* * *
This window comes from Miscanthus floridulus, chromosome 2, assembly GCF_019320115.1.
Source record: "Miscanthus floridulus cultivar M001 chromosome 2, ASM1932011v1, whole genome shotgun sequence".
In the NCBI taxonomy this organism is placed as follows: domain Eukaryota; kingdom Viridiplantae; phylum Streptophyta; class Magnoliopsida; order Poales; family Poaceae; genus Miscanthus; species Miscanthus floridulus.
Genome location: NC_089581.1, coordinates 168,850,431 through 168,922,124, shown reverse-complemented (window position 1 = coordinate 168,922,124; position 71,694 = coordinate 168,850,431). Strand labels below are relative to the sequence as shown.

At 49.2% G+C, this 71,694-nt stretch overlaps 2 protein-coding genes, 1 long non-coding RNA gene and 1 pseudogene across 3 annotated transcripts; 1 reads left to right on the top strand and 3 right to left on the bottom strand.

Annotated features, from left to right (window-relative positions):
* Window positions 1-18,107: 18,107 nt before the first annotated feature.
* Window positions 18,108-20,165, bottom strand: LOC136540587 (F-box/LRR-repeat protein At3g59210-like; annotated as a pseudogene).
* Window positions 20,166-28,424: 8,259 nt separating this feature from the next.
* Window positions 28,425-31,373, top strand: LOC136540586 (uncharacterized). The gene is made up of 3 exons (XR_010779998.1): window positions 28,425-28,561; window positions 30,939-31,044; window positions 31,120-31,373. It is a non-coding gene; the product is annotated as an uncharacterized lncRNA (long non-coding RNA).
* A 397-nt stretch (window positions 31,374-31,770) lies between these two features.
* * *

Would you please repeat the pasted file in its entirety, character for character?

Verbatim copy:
This window comes from Miscanthus floridulus, chromosome 2, assembly GCF_019320115.1.
Source record: "Miscanthus floridulus cultivar M001 chromosome 2, ASM1932011v1, whole genome shotgun sequence".
In the NCBI taxonomy this organism is placed as follows: domain Eukaryota; kingdom Viridiplantae; phylum Streptophyta; class Magnoliopsida; order Poales; family Poaceae; genus Miscanthus; species Miscanthus floridulus.
Genome location: NC_089581.1, coordinates 168,850,431 through 168,922,124, shown reverse-complemented (window position 1 = coordinate 168,922,124; position 71,694 = coordinate 168,850,431). Strand labels below are relative to the sequence as shown.

At 49.2% G+C, this 71,694-nt stretch overlaps 2 protein-coding genes, 1 long non-coding RNA gene and 1 pseudogene across 3 annotated transcripts; 1 reads left to right on the top strand and 3 right to left on the bottom strand.

Annotated features, from left to right (window-relative positions):
* Window positions 1-18,107: 18,107 nt before the first annotated feature.
* Window positions 18,108-20,165, bottom strand: LOC136540587 (F-box/LRR-repeat protein At3g59210-like; annotated as a pseudogene).
* Window positions 20,166-28,424: 8,259 nt separating this feature from the next.
* Window positions 28,425-31,373, top strand: LOC136540586 (uncharacterized). The gene is made up of 3 exons (XR_010779998.1): window positions 28,425-28,561; window positions 30,939-31,044; window positions 31,120-31,373. It is a non-coding gene; the product is annotated as an uncharacterized lncRNA (long non-coding RNA).
* A 397-nt stretch (window positions 31,374-31,770) lies between these two features.